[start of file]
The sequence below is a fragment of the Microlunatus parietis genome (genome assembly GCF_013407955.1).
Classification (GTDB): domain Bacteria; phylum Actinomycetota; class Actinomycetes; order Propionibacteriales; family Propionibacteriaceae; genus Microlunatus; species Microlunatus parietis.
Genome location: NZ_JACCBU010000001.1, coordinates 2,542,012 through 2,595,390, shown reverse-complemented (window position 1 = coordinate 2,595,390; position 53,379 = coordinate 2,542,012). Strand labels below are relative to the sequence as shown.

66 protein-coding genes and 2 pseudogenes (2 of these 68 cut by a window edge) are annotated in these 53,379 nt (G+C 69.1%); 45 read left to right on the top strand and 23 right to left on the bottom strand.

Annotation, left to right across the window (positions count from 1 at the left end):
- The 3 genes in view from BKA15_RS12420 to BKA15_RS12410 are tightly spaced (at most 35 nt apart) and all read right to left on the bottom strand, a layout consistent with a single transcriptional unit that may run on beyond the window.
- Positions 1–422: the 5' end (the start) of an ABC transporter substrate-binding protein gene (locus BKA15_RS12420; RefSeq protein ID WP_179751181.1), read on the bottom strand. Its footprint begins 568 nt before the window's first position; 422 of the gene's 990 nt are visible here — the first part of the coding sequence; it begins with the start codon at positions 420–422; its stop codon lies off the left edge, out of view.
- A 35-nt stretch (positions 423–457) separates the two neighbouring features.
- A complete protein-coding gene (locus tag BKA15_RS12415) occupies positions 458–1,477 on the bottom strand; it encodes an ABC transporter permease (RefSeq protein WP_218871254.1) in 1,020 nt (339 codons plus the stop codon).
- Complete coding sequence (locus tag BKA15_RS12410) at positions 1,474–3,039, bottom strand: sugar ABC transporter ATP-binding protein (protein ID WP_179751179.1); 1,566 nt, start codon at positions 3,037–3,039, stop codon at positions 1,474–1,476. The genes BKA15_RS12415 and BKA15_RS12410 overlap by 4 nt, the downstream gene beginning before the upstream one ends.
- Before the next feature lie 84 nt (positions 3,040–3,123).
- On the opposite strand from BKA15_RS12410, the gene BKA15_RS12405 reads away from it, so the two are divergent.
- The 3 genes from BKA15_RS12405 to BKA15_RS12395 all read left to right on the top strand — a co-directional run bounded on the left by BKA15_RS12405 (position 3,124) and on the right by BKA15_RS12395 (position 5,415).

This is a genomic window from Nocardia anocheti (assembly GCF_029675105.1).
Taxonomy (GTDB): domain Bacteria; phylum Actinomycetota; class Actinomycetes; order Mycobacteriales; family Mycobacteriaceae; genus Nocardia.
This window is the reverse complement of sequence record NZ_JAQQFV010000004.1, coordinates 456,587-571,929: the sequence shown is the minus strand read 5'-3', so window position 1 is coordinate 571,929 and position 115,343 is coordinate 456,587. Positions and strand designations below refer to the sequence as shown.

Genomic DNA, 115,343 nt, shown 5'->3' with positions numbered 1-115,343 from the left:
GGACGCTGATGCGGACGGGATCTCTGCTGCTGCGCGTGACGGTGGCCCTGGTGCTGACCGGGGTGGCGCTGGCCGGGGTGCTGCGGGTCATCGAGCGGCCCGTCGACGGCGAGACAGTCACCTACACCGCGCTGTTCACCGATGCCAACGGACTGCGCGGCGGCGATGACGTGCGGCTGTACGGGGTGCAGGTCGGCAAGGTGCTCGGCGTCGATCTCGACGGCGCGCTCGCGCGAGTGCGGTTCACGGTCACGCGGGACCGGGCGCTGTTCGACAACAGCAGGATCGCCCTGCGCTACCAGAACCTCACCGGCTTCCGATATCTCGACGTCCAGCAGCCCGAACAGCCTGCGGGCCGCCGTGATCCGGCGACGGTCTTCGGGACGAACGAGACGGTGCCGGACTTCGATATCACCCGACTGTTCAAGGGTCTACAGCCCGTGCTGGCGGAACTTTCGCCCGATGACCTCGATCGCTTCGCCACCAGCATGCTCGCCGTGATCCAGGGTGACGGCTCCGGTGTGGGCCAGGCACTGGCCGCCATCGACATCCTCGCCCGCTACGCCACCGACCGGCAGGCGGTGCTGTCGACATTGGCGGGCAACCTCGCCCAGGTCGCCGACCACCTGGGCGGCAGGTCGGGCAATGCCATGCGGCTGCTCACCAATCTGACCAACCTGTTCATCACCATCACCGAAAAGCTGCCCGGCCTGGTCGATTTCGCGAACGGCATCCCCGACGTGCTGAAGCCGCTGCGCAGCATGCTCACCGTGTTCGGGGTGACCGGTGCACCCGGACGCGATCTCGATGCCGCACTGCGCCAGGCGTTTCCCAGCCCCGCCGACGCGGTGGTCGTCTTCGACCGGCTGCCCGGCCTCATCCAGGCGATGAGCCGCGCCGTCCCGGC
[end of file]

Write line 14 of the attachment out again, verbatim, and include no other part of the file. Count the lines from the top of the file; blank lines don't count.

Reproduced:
This is a genomic window from Nocardia anocheti (assembly GCF_029675105.1).